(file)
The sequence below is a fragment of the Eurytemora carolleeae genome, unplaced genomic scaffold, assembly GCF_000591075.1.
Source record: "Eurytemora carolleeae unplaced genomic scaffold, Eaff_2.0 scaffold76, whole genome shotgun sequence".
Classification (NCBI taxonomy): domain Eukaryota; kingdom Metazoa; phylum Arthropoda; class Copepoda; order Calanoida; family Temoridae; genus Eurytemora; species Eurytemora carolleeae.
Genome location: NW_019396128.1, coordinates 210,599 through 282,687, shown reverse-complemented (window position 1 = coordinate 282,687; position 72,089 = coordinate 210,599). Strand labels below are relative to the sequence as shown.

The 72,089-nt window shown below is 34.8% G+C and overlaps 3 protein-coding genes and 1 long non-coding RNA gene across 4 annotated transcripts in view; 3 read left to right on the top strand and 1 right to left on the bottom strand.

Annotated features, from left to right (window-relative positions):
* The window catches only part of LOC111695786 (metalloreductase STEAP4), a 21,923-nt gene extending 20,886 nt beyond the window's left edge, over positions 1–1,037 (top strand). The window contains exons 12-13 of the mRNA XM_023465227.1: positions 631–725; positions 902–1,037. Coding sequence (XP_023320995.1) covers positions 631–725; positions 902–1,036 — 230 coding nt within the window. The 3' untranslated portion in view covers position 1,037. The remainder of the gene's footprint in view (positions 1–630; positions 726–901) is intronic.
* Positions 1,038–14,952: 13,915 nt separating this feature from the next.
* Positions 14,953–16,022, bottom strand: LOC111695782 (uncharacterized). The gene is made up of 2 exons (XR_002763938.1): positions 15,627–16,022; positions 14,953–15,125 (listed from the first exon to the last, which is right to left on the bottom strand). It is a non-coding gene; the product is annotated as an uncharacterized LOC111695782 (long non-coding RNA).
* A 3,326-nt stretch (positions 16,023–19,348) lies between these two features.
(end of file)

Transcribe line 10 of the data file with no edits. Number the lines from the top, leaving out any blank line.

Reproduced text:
* A 3,326-nt stretch (positions 16,023–19,348) lies between these two features.